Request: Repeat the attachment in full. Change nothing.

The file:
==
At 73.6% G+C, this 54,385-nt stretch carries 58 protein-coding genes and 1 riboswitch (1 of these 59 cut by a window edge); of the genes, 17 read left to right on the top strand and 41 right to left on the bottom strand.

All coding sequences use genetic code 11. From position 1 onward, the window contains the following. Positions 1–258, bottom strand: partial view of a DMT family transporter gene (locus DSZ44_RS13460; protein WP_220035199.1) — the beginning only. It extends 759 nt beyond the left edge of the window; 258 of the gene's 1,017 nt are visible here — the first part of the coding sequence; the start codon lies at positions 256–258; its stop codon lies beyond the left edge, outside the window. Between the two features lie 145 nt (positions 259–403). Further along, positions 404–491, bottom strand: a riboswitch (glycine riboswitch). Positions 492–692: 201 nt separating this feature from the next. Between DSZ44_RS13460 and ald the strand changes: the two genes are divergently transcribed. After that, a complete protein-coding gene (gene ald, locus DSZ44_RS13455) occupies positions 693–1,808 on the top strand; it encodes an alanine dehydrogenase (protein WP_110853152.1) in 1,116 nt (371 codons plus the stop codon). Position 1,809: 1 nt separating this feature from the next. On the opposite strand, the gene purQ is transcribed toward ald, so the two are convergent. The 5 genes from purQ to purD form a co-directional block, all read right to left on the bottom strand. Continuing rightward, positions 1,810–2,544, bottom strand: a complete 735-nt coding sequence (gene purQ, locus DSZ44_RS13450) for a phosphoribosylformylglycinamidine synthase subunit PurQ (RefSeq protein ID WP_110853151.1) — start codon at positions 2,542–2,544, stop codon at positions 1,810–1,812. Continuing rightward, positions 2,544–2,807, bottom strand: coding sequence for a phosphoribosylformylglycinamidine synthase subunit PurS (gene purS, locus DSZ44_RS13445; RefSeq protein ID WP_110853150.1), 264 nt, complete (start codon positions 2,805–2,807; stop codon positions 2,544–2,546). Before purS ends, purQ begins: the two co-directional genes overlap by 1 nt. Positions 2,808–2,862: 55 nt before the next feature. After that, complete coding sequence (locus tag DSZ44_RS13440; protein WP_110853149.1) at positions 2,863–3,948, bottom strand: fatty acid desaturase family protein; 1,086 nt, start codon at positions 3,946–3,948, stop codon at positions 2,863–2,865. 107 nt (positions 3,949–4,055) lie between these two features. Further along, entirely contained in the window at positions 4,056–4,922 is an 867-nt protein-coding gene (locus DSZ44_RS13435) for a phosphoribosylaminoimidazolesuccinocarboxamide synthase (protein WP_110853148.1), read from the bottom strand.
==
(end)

At 73.6% G+C, this 54,385-nt stretch carries 58 protein-coding genes and 1 riboswitch (1 of these 59 cut by a window edge); of the genes, 17 read left to right on the top strand and 41 right to left on the bottom strand.

All coding sequences use genetic code 11. From position 1 onward, the window contains the following. Positions 1–258, bottom strand: partial view of a DMT family transporter gene (locus DSZ44_RS13460; protein WP_220035199.1) — the beginning only. It extends 759 nt beyond the left edge of the window; 258 of the gene's 1,017 nt are visible here — the first part of the coding sequence; the start codon lies at positions 256–258; its stop codon lies beyond the left edge, outside the window. Between the two features lie 145 nt (positions 259–403). Further along, positions 404–491, bottom strand: a riboswitch (glycine riboswitch). Positions 492–692: 201 nt separating this feature from the next. Between DSZ44_RS13460 and ald the strand changes: the two genes are divergently transcribed. After that, a complete protein-coding gene (gene ald, locus DSZ44_RS13455) occupies positions 693–1,808 on the top strand; it encodes an alanine dehydrogenase (protein WP_110853152.1) in 1,116 nt (371 codons plus the stop codon). Position 1,809: 1 nt separating this feature from the next. On the opposite strand, the gene purQ is transcribed toward ald, so the two are convergent. The 5 genes from purQ to purD form a co-directional block, all read right to left on the bottom strand. Continuing rightward, positions 1,810–2,544, bottom strand: a complete 735-nt coding sequence (gene purQ, locus DSZ44_RS13450) for a phosphoribosylformylglycinamidine synthase subunit PurQ (RefSeq protein ID WP_110853151.1) — start codon at positions 2,542–2,544, stop codon at positions 1,810–1,812. Continuing rightward, positions 2,544–2,807, bottom strand: coding sequence for a phosphoribosylformylglycinamidine synthase subunit PurS (gene purS, locus DSZ44_RS13445; RefSeq protein ID WP_110853150.1), 264 nt, complete (start codon positions 2,805–2,807; stop codon positions 2,544–2,546). Before purS ends, purQ begins: the two co-directional genes overlap by 1 nt. Positions 2,808–2,862: 55 nt before the next feature. After that, complete coding sequence (locus tag DSZ44_RS13440; protein WP_110853149.1) at positions 2,863–3,948, bottom strand: fatty acid desaturase family protein; 1,086 nt, start codon at positions 3,946–3,948, stop codon at positions 2,863–2,865. 107 nt (positions 3,949–4,055) lie between these two features. Further along, entirely contained in the window at positions 4,056–4,922 is an 867-nt protein-coding gene (locus DSZ44_RS13435) for a phosphoribosylaminoimidazolesuccinocarboxamide synthase (protein WP_110853148.1), read from the bottom strand.